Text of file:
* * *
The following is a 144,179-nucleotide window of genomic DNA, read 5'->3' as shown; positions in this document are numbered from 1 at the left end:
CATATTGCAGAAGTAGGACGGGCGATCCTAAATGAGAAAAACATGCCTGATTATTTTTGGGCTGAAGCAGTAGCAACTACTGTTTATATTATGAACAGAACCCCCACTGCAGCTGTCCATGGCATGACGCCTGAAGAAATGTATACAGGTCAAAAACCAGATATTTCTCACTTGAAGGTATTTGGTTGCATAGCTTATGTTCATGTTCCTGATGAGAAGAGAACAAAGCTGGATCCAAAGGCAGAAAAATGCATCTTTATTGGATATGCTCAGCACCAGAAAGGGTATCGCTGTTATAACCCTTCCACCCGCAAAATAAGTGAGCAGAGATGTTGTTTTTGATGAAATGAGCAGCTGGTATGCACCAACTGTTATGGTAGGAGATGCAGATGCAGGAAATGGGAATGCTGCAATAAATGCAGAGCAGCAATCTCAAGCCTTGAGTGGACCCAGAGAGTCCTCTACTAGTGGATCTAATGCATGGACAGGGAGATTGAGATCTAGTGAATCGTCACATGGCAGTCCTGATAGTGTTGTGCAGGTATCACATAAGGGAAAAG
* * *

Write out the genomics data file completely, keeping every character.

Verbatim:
The following is a 144,179-nucleotide window of genomic DNA, read 5'->3' as shown; positions in this document are numbered from 1 at the left end:
CATATTGCAGAAGTAGGACGGGCGATCCTAAATGAGAAAAACATGCCTGATTATTTTTGGGCTGAAGCAGTAGCAACTACTGTTTATATTATGAACAGAACCCCCACTGCAGCTGTCCATGGCATGACGCCTGAAGAAATGTATACAGGTCAAAAACCAGATATTTCTCACTTGAAGGTATTTGGTTGCATAGCTTATGTTCATGTTCCTGATGAGAAGAGAACAAAGCTGGATCCAAAGGCAGAAAAATGCATCTTTATTGGATATGCTCAGCACCAGAAAGGGTATCGCTGTTATAACCCTTCCACCCGCAAAATAAGTGAGCAGAGATGTTGTTTTTGATGAAATGAGCAGCTGGTATGCACCAACTGTTATGGTAGGAGATGCAGATGCAGGAAATGGGAATGCTGCAATAAATGCAGAGCAGCAATCTCAAGCCTTGAGTGGACCCAGAGAGTCCTCTACTAGTGGATCTAATGCATGGACAGGGAGATTGAGATCTAGTGAATCGTCACATGGCAGTCCTGATAGTGTTGTGCAGGTATCACATAAGGGAAAAG